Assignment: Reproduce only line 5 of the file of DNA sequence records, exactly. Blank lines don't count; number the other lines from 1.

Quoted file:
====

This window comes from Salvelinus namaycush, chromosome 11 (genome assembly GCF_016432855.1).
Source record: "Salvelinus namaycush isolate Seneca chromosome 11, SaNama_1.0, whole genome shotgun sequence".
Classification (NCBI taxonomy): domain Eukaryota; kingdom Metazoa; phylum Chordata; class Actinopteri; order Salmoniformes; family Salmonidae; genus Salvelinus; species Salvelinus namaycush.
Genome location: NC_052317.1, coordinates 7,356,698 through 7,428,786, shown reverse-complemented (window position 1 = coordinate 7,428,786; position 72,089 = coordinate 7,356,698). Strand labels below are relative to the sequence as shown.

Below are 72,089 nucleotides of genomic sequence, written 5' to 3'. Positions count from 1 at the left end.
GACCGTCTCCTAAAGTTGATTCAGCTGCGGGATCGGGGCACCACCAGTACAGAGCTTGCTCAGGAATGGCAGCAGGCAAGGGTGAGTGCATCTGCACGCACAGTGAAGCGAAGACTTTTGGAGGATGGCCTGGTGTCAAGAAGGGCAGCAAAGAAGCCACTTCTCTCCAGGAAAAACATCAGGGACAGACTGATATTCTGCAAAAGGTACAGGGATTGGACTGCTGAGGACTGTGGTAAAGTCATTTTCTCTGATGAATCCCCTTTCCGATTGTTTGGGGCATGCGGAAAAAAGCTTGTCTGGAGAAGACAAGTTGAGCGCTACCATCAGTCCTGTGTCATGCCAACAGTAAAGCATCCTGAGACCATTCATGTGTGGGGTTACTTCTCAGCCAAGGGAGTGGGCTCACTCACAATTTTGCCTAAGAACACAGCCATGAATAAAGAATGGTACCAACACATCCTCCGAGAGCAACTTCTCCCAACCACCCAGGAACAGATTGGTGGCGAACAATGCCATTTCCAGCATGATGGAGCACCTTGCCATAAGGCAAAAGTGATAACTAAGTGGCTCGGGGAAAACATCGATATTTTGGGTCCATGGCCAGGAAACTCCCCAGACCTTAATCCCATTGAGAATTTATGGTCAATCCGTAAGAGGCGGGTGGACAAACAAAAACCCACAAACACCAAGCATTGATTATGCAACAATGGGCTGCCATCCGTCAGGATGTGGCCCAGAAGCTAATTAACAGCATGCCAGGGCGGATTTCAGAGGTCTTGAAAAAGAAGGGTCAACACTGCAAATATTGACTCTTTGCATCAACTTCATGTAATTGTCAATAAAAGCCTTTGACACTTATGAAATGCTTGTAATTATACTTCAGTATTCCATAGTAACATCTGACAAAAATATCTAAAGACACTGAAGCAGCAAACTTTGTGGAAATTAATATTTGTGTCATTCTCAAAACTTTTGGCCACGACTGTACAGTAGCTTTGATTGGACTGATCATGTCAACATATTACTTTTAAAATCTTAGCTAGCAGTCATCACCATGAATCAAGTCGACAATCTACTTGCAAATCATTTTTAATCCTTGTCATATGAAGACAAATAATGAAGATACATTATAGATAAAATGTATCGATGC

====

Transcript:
Below are 72,089 nucleotides of genomic sequence, written 5' to 3'. Positions count from 1 at the left end.